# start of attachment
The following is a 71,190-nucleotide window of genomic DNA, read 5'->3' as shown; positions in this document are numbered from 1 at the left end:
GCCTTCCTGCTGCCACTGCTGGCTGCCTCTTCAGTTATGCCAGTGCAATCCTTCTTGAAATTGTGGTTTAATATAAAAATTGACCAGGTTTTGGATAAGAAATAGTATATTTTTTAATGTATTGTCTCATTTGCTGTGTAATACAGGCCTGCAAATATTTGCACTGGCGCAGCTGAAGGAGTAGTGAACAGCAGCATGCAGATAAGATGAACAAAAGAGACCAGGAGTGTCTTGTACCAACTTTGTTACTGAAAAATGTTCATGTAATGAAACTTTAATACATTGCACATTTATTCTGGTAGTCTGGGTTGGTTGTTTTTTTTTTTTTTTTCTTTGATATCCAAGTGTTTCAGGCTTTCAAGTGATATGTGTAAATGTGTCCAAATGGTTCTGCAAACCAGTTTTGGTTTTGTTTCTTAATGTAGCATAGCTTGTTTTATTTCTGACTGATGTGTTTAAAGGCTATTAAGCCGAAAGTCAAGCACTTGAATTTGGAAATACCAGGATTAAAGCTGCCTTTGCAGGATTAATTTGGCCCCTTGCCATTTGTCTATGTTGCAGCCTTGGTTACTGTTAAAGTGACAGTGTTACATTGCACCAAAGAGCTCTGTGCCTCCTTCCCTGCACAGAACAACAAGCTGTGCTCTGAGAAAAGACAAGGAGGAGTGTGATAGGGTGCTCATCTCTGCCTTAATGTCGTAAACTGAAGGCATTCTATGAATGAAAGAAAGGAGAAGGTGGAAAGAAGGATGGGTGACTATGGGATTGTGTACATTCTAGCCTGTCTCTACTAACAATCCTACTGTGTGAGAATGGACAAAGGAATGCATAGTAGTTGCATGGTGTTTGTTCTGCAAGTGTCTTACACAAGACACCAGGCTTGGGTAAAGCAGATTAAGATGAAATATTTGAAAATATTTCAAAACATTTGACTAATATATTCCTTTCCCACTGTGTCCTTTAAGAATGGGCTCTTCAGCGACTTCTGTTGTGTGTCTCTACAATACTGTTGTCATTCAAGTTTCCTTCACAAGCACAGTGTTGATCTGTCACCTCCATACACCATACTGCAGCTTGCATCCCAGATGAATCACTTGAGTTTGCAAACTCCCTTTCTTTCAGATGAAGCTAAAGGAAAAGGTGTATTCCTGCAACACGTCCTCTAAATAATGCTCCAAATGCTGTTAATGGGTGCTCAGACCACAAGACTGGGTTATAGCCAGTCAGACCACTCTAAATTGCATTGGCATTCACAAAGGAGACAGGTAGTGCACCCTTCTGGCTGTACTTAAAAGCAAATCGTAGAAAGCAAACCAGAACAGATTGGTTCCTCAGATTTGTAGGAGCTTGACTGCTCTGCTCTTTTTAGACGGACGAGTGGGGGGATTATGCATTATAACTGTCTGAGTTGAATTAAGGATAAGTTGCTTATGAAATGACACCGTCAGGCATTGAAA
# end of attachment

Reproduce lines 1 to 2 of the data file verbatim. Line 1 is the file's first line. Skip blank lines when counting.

The following is a 71,190-nucleotide window of genomic DNA, read 5'->3' as shown; positions in this document are numbered from 1 at the left end:
GCCTTCCTGCTGCCACTGCTGGCTGCCTCTTCAGTTATGCCAGTGCAATCCTTCTTGAAATTGTGGTTTAATATAAAAATTGACCAGGTTTTGGATAAGAAATAGTATATTTTTTAATGTATTGTCTCATTTGCTGTGTAATACAGGCCTGCAAATATTTGCACTGGCGCAGCTGAAGGAGTAGTGAACAGCAGCATGCAGATAAGATGAACAAAAGAGACCAGGAGTGTCTTGTACCAACTTTGTTACTGAAAAATGTTCATGTAATGAAACTTTAATACATTGCACATTTATTCTGGTAGTCTGGGTTGGTTGTTTTTTTTTTTTTTTTCTTTGATATCCAAGTGTTTCAGGCTTTCAAGTGATATGTGTAAATGTGTCCAAATGGTTCTGCAAACCAGTTTTGGTTTTGTTTCTTAATGTAGCATAGCTTGTTTTATTTCTGACTGATGTGTTTAAAGGCTATTAAGCCGAAAGTCAAGCACTTGAATTTGGAAATACCAGGATTAAAGCTGCCTTTGCAGGATTAATTTGGCCCCTTGCCATTTGTCTATGTTGCAGCCTTGGTTACTGTTAAAGTGACAGTGTTACATTGCACCAAAGAGCTCTGTGCCTCCTTCCCTGCACAGAACAACAAGCTGTGCTCTGAGAAAAGACAAGGAGGAGTGTGATAGGGTGCTCATCTCTGCCTTAATGTCGTAAACTGAAGGCATTCTATGAATGAAAGAAAGGAGAAGGTGGAAAGAAGGATGGGTGACTATGGGATTGTGTACATTCTAGCCTGTCTCTACTAACAATCCTACTGTGTGAGAATGGACAAAGGAATGCATAGTAGTTGCATGGTGTTTGTTCTGCAAGTGTCTTACACAAGACACCAGGCTTGGGTAAAGCAGATTAAGATGAAATATTTGAAAATATTTCAAAACATTTGACTAATATATTCCTTTCCCACTGTGTCCTTTAAGAATGGGCTCTTCAGCGACTTCTGTTGTGTGTCTCTACAATACTGTTGTCATTCAAGTTTCCTTCACAAGCACAGTGTTGATCTGTCACCTCCATACACCATACTGCAGCTTGCATCCCAGATGAATCACTTGAGTTTGCAAACTCCCTTTCTTTCAGATGAAGCTAAAGGAAAAGGTGTATTCCTGCAACACGTCCTCTAAATAATGCTCCAAATGCTGTTAATGGGTGCTCAGACCACAAGACTGGGTTATAGCCAGTCAGACCACTCTAAATTGCATTGGCATTCACAAAGGAGACAGGTAGTGCACCCTTCTGGCTGTACTTAAAAGCAAATCGTAGAAAGCAAACCAGAACAGATTGGTTCCTCAGATTTGTAGGAGCTTGACTGCTCTGCTCTTTTTAGACGGACGAGTGGGGGGATTATGCATTATAACTGTCTGAGTTGAATTAAGGATAAGTTGCTTATGAAATGACACCGTCAGGCATTGAAA